My thought: it's like the Isle of Skye on steroids. (If you've been to the Isle of Skye, that statement will floor you.) The landscape is dramatic and diverse and unlike anywhere else in the world. There are volcanoes and lava fields, glaciers and glacial lagoons, geysers and hot springs, mountains and plateaus. Steam rises up from the earth and cloud formations seem to reach the ground. If nature is what you want to see, Iceland is an absolute must.
However, if you want to meet Icelanders and have a low-to-the-ground cultural experience, it's more challenging than most countries.
Driving the full ring road is a classic Iceland road trip but at over 800 miles, or more than 1300 km, it requires at least a couple of weeks to cover well. Yes, it's only about 14 hours of driving, but if you want to do more than just see the landscape fly by, and want to spend a few days in the capital city of Reykjavik, I would recommend 12-14 days.
We had 8 full days in Iceland so we focused our trip on the southeast coast.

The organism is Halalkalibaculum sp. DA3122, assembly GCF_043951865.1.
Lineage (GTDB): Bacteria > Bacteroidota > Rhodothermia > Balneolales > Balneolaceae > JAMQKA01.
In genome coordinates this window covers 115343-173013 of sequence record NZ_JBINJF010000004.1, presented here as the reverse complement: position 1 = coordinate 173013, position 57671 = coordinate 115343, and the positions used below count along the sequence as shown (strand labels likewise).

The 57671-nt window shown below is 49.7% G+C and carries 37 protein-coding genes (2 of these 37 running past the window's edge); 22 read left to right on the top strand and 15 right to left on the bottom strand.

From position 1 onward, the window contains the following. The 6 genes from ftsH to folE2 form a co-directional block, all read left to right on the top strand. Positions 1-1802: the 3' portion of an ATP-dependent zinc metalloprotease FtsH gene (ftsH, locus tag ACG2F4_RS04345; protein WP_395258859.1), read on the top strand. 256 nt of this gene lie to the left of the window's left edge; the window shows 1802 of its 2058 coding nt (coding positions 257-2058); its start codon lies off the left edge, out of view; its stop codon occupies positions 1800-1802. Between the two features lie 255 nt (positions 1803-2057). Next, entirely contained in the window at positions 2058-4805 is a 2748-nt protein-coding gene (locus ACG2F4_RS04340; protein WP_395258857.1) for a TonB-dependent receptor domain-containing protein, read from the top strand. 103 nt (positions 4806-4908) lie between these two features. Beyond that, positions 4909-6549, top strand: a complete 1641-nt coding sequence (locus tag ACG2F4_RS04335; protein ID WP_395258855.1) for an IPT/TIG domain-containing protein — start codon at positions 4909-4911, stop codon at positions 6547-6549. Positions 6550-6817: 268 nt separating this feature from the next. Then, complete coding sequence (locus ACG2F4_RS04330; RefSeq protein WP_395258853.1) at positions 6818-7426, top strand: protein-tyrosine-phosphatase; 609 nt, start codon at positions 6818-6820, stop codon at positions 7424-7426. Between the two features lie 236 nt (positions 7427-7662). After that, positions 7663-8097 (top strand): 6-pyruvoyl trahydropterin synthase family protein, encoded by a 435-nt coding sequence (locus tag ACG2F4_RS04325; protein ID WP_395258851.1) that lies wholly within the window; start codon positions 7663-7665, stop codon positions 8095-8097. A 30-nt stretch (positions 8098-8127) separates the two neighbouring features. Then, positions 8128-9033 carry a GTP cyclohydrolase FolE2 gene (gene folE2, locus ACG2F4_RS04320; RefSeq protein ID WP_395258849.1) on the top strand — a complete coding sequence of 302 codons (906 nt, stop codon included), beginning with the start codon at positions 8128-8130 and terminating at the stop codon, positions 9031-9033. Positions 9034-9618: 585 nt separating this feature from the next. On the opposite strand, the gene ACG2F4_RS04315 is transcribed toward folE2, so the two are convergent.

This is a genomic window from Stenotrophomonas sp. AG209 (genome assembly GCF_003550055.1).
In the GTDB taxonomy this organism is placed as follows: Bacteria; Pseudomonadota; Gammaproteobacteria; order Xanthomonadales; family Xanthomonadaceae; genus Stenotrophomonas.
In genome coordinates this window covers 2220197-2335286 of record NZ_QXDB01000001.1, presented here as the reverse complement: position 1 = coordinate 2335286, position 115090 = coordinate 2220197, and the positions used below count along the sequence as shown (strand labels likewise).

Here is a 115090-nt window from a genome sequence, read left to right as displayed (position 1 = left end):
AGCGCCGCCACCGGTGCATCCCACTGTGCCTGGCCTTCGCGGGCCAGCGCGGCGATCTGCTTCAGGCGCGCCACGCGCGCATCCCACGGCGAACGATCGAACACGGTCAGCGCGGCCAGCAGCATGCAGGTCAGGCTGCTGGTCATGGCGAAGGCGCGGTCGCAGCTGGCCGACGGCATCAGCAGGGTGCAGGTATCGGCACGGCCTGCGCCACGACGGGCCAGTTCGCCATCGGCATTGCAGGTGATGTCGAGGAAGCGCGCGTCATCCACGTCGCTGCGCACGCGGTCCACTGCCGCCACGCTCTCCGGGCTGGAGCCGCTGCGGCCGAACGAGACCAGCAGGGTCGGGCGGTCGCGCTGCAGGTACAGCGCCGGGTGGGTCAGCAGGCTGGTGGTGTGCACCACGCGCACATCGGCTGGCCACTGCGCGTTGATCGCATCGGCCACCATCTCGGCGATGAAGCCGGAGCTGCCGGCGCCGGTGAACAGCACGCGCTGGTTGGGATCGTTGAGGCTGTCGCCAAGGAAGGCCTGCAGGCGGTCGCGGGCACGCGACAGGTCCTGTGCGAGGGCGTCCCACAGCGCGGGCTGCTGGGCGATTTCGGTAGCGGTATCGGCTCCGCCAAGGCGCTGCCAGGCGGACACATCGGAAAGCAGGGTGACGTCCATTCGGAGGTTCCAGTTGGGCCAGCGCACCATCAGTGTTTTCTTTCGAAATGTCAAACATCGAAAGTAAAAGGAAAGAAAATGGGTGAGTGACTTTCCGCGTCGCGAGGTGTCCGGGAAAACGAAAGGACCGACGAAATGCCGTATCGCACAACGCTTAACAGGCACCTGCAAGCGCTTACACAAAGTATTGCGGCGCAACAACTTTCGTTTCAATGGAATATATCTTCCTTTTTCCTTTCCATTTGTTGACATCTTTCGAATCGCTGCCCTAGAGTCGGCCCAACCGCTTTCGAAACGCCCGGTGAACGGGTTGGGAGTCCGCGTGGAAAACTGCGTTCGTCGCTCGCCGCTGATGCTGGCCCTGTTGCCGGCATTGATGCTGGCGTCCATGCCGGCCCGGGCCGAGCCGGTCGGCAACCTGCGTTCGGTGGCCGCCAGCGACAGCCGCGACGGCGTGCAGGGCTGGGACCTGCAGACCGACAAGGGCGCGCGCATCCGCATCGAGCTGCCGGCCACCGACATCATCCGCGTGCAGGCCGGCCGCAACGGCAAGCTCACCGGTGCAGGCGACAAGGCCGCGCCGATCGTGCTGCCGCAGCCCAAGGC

-started in Reykjavik. - drove to Kirkjubejarklaustur on our arrival day. - spent two days and three nights in that area exploring. As you can see on the map, we went farther east to Jokulsarlon and beyond to a museum celebrating forbergssetur, an Icelandic author. - went to Geyser for two nights. I don't have an alternative for you but I don't think it was the best place to stay. There's not much there except for the geysers, which are pretty cool, and hiking. Gullfoss is close by. It is on what is called the Golden Circle in Iceland which basically covers highlights accessible from Reykjavik.
- stopped in Reykjavik for three nights. It's a small city with lots of tourist shopping. But there are also museums and a spectacular concert hall. Check out Reykjavik Culture Travel for some of their options.